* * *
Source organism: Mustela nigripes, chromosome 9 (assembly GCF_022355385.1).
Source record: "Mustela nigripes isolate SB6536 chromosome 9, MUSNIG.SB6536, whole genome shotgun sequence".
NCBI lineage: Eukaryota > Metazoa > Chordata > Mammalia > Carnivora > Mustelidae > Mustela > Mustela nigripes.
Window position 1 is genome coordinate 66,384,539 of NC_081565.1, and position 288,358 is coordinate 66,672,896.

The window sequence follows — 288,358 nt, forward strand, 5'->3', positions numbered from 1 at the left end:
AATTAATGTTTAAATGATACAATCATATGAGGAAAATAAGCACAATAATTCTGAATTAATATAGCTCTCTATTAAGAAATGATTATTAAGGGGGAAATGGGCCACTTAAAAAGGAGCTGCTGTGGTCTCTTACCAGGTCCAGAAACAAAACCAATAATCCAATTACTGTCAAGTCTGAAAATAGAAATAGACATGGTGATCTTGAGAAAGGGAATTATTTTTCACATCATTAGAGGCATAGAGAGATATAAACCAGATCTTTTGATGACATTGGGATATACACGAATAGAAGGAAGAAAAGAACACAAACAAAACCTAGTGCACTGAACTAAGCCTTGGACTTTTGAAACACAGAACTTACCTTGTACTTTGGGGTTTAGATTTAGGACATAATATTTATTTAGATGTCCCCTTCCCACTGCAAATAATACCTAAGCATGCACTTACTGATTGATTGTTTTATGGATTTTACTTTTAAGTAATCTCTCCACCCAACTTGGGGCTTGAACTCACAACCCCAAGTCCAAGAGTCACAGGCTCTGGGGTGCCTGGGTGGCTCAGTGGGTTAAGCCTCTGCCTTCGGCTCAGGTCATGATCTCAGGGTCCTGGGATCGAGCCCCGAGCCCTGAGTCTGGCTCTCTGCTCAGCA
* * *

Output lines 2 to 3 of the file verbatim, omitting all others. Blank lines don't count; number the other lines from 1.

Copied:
Source record: "Mustela nigripes isolate SB6536 chromosome 9, MUSNIG.SB6536, whole genome shotgun sequence".
NCBI lineage: Eukaryota > Metazoa > Chordata > Mammalia > Carnivora > Mustelidae > Mustela > Mustela nigripes.